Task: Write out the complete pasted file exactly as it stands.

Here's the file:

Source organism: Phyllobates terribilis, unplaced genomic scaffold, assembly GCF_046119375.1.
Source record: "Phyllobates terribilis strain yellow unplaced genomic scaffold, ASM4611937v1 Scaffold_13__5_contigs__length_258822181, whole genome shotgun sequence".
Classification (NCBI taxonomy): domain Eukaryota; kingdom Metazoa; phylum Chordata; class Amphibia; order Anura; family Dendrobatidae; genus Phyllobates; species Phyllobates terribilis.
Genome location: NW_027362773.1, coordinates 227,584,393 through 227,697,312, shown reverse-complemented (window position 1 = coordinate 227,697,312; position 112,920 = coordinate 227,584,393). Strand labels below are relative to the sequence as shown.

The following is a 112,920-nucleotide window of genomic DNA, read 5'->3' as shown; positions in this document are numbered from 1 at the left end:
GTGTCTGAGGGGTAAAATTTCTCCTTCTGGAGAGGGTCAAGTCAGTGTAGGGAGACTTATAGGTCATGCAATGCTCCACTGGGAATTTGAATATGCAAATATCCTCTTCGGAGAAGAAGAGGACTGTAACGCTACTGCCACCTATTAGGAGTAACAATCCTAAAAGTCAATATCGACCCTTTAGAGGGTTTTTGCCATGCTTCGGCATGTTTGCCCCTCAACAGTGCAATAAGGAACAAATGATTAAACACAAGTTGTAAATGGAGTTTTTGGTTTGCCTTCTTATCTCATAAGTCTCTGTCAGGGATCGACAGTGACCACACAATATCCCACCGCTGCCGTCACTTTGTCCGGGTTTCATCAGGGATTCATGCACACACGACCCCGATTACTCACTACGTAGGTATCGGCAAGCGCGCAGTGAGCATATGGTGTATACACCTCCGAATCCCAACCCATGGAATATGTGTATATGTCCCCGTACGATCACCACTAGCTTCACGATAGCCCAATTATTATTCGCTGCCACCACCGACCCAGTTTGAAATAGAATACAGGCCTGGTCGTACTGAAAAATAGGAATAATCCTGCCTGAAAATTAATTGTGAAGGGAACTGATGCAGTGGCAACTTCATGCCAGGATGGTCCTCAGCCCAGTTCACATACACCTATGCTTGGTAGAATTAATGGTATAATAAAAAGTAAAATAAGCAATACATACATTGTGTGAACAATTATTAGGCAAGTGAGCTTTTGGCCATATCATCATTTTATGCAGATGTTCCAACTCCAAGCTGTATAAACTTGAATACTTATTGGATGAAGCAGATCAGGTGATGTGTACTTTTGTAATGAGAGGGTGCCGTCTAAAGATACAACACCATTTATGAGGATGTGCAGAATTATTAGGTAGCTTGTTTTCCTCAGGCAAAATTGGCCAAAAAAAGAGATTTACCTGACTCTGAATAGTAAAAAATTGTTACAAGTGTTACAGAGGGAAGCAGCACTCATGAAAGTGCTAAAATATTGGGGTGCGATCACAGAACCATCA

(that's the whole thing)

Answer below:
Source organism: Phyllobates terribilis, unplaced genomic scaffold, assembly GCF_046119375.1.
Source record: "Phyllobates terribilis strain yellow unplaced genomic scaffold, ASM4611937v1 Scaffold_13__5_contigs__length_258822181, whole genome shotgun sequence".
Classification (NCBI taxonomy): domain Eukaryota; kingdom Metazoa; phylum Chordata; class Amphibia; order Anura; family Dendrobatidae; genus Phyllobates; species Phyllobates terribilis.
Genome location: NW_027362773.1, coordinates 227,584,393 through 227,697,312, shown reverse-complemented (window position 1 = coordinate 227,697,312; position 112,920 = coordinate 227,584,393). Strand labels below are relative to the sequence as shown.

The following is a 112,920-nucleotide window of genomic DNA, read 5'->3' as shown; positions in this document are numbered from 1 at the left end:
GTGTCTGAGGGGTAAAATTTCTCCTTCTGGAGAGGGTCAAGTCAGTGTAGGGAGACTTATAGGTCATGCAATGCTCCACTGGGAATTTGAATATGCAAATATCCTCTTCGGAGAAGAAGAGGACTGTAACGCTACTGCCACCTATTAGGAGTAACAATCCTAAAAGTCAATATCGACCCTTTAGAGGGTTTTTGCCATGCTTCGGCATGTTTGCCCCTCAACAGTGCAATAAGGAACAAATGATTAAACACAAGTTGTAAATGGAGTTTTTGGTTTGCCTTCTTATCTCATAAGTCTCTGTCAGGGATCGACAGTGACCACACAATATCCCACCGCTGCCGTCACTTTGTCCGGGTTTCATCAGGGATTCATGCACACACGACCCCGATTACTCACTACGTAGGTATCGGCAAGCGCGCAGTGAGCATATGGTGTATACACCTCCGAATCCCAACCCATGGAATATGTGTATATGTCCCCGTACGATCACCACTAGCTTCACGATAGCCCAATTATTATTCGCTGCCACCACCGACCCAGTTTGAAATAGAATACAGGCCTGGTCGTACTGAAAAATAGGAATAATCCTGCCTGAAAATTAATTGTGAAGGGAACTGATGCAGTGGCAACTTCATGCCAGGATGGTCCTCAGCCCAGTTCACATACACCTATGCTTGGTAGAATTAATGGTATAATAAAAAGTAAAATAAGCAATACATACATTGTGTGAACAATTATTAGGCAAGTGAGCTTTTGGCCATATCATCATTTTATGCAGATGTTCCAACTCCAAGCTGTATAAACTTGAATACTTATTGGATGAAGCAGATCAGGTGATGTGTACTTTTGTAATGAGAGGGTGCCGTCTAAAGATACAACACCATTTATGAGGATGTGCAGAATTATTAGGTAGCTTGTTTTCCTCAGGCAAAATTGGCCAAAAAAAGAGATTTACCTGACTCTGAATAGTAAAAAATTGTTACAAGTGTTACAGAGGGAAGCAGCACTCATGAAAGTGCTAAAATATTGGGGTGCGATCACAGAACCATCA